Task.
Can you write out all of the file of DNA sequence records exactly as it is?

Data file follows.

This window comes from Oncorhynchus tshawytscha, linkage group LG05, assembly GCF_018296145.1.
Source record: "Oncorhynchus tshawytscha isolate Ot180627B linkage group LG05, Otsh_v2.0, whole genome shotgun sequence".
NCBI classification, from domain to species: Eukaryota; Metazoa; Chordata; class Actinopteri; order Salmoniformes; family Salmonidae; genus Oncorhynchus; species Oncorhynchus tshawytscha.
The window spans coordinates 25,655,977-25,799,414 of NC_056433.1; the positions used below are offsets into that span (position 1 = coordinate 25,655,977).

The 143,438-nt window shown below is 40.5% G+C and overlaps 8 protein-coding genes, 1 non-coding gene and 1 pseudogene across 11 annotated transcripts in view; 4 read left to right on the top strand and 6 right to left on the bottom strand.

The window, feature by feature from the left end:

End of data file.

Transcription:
This window comes from Oncorhynchus tshawytscha, linkage group LG05, assembly GCF_018296145.1.
Source record: "Oncorhynchus tshawytscha isolate Ot180627B linkage group LG05, Otsh_v2.0, whole genome shotgun sequence".
NCBI classification, from domain to species: Eukaryota; Metazoa; Chordata; class Actinopteri; order Salmoniformes; family Salmonidae; genus Oncorhynchus; species Oncorhynchus tshawytscha.
The window spans coordinates 25,655,977-25,799,414 of NC_056433.1; the positions used below are offsets into that span (position 1 = coordinate 25,655,977).

The 143,438-nt window shown below is 40.5% G+C and overlaps 8 protein-coding genes, 1 non-coding gene and 1 pseudogene across 11 annotated transcripts in view; 4 read left to right on the top strand and 6 right to left on the bottom strand.

The window, feature by feature from the left end: